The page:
Songwriter and musician Tim Menzies had gone a lifetime without even being nominated for any sort of music award, much less a Grammy.
It’s only fitting that last month, on Dec. 5, it would feel like another lifetime while the Thompson’s Station resident waited to find out if his first-ever gospel album, “His Way of Loving Me,” was among those receiving a nomination for the upcoming Feb. 8 awards show.
The National Academy of Recording Arts and Sciences (NARAS) had announced the prominent categories on national television that morning, but, unlike past years, had decided to stagger the remaining nominations throughout the rest of the day and release them via celebrity Tweets.
Menzies had no idea.
He had spent the morning checking the Grammy website for a complete list of nominees when he finally read his name listed among the five nominees in the brand new category Best Roots Gospel Album.
“My feeling was I wanted someone else to verify that it was there,” Menzies recalled. “I wasn’t secure enough in just seeing it for myself. I think it was because it had been so many hours and not knowing.”
His wife, Brenda, was working. She was between clients and unable to pull up the site and it took another 30 minutes for him to reach Butch Baker.
Menzies and Baker have known one another through church and music for the past 20 years. Baker had seen Menzies perform in June at the Franklin Theatre and afterward bought a copy of the album and, according to Menzies, “became a huge believer” in the project.
Although they don’t work together, Baker, who is a NARAS member, submitted “His Way of Loving Me” for Grammy considerations.
“He just believes in the album and the gospel message in it,” said Menzies, of his longtime friend.
Baker and others from the Franklin and Nashville music scenes began a grassroots campaign to let voters know that Menzies was on the ballot. He was among 57 approved entries and eventually received enough votes to be among the five official nominees.
“It’s been an amazing time,” said Menzies, who admitted that when Baker confirmed he was indeed among the nominees “it’s probably the most excited I’ve been about something happening in my career in probably 20 years.
“As a songwriter, you just get so used to rejection.”
A different path
Menzies grew up in Virginia performing as part of a family band.
He was the third of five siblings and performing came naturally.
In 1980, he moved to Nashville. He initially lived in Mt. Juliet before moving to Williamson County in 1998, after years of playing as a session guitarist in recording studios with Kenny Rogers, Tammy Wynette, Waylon Jennings and others.
As a songwriter, he started off writing jingles for Coca-Cola and Chevy.
Eventually he began penning songs for everyone from George Jones and Gene Watson to Reba McEntire and Trisha Yearwood along with Randy Travis, Toby Keith, Martina McBride, Joe Diffie and Trace Adkins.
As much success as he’s had, Menzies said only about one in every 10 songs is recorded.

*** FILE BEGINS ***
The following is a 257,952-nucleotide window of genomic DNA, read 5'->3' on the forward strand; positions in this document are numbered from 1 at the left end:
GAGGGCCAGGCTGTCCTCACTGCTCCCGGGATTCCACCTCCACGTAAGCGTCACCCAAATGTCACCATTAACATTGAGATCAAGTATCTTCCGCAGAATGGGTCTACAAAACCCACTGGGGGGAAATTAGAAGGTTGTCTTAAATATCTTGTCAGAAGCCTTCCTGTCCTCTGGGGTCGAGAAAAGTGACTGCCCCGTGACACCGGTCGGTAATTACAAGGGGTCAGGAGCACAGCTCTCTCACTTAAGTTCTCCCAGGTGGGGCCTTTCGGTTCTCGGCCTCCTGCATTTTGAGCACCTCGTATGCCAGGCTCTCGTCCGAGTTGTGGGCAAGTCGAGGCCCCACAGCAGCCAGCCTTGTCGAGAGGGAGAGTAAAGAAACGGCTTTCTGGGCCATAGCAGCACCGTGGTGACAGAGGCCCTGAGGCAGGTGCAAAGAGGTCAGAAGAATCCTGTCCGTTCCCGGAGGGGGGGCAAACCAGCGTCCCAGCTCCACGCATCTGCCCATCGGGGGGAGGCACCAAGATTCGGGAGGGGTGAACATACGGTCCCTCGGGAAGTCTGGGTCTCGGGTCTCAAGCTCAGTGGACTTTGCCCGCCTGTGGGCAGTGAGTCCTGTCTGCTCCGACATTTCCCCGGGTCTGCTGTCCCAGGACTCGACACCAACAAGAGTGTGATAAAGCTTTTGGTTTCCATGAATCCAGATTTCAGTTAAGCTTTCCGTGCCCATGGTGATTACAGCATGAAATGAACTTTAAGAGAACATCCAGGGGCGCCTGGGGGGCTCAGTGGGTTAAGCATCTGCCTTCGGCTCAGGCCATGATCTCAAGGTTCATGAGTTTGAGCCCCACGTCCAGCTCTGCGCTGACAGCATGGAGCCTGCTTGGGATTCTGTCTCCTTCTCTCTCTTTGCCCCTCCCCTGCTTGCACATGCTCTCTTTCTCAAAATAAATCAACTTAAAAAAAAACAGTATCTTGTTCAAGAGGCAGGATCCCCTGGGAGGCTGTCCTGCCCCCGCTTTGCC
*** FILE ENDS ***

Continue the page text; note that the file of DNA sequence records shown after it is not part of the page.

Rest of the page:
“You can’t get emotional,” Menzies said, “or it affects your being able to write the next day. Rejection, if you let it enter into your heart, then it’s very difficult to go in and write another song, so I’ve just learned not to give out the norm emotional responses to success or failure.”
Instead he channeled those emotions into his local church. In 1991, he joined a small Bible group with his wife.
He started teaching Bible classes, while continuing his career as a country music songwriter, but it wasn’t until his father, Walter, passed away and he spent time helping his mother, Janet, adjust to life — his parents were married for 61 years — that he began to revisit some of the gospel songs that would become “His Way of Loving Me.”
That was when Menzies said he first realized he was supposed to make this record.
“There’s a strong father theme,” he said, “which makes sense retrospectively both to the Earthly father and the heavenly one.”
According to Menzies, he picked songs he felt fit where he was in life.
“There’s a song called ‘I Was There’ and it’s relatively new,” Menzies explained, “and when we finished that song, I felt like there was something that was going to happen with me and that song more than me just writing a song and then it being pitched to people like I had been doing for 28 years.”
However, another version of it was recorded by Josh Turner.
After spending eight weeks with his mother in Virginia, Menzies returned home and said he had trouble focusing on anything other than the material he was revisiting for his own project, and the foundation of that album was that particular song.
He then enlisted Ben Isaacs as producer. The two friends worked together in the studio and neither one worried about radio or retail.
“There was a lack of premeditation,” said Menzies, of the album and the new-found career as a gospel artist that it has spawned, “because I’ve always understood — I’ve been blessed to have a career —my feelings for a song or a project, that’s important, but I’ve always also understood that it’s a product. That if it’s so personal that it connects with no one, but me, then I can’t continue to do this for a living.”
But, he added, “On this album it was just beautifully ignored.”